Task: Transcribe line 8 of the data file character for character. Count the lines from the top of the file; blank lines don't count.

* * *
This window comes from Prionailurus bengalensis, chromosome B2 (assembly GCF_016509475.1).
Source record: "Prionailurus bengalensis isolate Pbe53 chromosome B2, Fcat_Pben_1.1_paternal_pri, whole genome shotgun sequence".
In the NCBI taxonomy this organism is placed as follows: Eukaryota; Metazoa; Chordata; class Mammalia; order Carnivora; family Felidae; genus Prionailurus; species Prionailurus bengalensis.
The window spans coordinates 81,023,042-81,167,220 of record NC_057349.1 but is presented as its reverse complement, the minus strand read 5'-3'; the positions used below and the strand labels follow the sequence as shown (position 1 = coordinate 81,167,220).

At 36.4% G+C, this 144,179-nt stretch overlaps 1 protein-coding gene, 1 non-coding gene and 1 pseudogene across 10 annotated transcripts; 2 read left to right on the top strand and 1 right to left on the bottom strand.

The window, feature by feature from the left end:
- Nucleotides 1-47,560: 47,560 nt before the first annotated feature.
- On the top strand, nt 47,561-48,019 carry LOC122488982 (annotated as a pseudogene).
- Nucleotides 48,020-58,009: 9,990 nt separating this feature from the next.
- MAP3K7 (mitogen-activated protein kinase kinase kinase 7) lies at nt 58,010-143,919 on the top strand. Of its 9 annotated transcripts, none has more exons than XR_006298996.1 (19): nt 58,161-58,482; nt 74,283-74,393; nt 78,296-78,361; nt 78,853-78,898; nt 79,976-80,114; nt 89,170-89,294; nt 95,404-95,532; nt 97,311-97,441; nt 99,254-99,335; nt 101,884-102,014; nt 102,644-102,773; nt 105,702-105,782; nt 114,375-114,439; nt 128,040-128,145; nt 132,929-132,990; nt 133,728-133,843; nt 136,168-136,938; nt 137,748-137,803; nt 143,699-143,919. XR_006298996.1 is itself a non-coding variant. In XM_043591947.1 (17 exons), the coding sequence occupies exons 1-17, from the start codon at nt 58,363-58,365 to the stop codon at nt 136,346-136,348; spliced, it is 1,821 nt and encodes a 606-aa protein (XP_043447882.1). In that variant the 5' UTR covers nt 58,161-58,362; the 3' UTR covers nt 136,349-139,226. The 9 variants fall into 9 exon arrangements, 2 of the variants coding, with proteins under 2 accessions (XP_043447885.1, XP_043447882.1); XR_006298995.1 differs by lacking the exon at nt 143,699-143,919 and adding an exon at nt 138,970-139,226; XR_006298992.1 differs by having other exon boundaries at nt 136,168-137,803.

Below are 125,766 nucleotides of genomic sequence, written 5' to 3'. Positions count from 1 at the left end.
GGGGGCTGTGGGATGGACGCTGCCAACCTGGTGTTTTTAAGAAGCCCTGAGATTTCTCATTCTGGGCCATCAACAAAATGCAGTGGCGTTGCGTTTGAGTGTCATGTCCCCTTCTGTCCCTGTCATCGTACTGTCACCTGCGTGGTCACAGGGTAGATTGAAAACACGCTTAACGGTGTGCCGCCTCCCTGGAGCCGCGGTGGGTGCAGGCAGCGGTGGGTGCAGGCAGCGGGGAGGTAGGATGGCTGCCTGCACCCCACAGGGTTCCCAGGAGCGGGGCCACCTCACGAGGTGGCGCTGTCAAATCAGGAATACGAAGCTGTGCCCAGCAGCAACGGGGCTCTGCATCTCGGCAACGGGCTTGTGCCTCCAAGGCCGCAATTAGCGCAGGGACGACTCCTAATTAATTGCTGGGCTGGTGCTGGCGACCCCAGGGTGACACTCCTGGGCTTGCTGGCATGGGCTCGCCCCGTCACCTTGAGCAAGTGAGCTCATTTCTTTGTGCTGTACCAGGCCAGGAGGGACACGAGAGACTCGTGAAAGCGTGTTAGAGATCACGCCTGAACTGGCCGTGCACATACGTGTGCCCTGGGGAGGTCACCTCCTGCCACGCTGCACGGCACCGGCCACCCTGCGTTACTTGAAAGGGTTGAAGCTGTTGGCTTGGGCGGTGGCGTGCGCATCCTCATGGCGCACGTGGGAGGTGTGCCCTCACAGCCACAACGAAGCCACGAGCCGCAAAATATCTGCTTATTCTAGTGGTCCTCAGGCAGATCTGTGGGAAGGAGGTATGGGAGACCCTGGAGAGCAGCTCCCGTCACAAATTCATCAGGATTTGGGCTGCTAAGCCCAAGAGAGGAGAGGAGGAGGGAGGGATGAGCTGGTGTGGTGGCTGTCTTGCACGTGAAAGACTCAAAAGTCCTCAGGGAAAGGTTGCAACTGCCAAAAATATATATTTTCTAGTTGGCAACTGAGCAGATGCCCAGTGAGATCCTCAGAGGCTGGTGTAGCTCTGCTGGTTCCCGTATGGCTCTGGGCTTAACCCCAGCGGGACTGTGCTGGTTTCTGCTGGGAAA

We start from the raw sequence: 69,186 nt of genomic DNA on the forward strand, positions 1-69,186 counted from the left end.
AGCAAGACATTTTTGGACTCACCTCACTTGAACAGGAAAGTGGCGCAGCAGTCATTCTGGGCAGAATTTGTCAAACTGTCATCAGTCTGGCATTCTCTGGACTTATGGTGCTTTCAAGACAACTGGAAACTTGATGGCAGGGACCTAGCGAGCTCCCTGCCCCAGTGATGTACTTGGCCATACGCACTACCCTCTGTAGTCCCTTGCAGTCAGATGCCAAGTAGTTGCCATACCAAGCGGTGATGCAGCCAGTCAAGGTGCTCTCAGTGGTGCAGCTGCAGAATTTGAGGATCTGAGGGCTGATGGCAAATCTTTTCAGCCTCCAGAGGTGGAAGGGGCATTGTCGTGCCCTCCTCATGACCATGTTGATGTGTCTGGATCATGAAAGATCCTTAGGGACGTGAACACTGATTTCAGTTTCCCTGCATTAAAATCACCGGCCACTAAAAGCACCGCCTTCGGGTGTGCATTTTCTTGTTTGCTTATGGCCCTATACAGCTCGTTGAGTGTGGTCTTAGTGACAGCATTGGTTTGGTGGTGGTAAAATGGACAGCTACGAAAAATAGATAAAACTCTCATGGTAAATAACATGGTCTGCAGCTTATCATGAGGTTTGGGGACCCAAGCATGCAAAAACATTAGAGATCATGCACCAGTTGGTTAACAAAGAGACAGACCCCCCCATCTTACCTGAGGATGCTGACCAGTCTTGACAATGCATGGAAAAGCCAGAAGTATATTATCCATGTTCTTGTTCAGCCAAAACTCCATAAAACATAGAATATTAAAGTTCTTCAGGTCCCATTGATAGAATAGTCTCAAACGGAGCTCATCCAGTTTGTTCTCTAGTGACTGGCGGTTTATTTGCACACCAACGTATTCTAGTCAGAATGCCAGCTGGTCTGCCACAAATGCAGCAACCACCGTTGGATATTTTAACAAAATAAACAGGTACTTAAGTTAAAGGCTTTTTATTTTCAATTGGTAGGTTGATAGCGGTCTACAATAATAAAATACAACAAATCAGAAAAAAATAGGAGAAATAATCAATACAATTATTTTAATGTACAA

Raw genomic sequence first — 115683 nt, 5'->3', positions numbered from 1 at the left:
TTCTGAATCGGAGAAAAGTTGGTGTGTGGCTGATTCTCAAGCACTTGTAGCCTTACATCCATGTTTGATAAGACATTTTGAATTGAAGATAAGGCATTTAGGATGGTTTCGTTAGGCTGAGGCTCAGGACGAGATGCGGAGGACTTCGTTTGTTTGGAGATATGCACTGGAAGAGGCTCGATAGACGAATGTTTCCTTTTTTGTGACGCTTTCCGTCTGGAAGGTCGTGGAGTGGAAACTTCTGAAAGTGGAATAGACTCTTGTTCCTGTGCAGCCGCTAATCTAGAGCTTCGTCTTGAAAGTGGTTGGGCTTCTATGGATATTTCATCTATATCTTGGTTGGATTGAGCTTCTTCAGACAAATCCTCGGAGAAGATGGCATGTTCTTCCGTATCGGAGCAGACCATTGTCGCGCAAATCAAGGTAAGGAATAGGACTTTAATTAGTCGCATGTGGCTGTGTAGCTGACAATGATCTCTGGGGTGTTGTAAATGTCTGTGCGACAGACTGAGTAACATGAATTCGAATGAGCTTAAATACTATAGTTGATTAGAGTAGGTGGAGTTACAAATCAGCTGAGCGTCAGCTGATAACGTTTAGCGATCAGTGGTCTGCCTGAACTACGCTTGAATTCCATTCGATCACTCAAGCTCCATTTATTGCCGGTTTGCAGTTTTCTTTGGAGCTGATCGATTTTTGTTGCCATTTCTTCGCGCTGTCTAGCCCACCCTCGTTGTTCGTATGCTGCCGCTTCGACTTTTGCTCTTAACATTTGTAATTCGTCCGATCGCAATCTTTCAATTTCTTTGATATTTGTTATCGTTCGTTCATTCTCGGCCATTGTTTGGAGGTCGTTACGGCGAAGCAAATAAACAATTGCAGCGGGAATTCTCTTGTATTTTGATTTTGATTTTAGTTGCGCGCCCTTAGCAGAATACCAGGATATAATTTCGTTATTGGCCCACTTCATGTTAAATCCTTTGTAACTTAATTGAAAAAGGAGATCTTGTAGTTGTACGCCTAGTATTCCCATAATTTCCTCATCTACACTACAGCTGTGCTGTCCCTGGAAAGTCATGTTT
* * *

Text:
- On the top strand, nt 47,561-48,019 carry LOC122488982 (annotated as a pseudogene).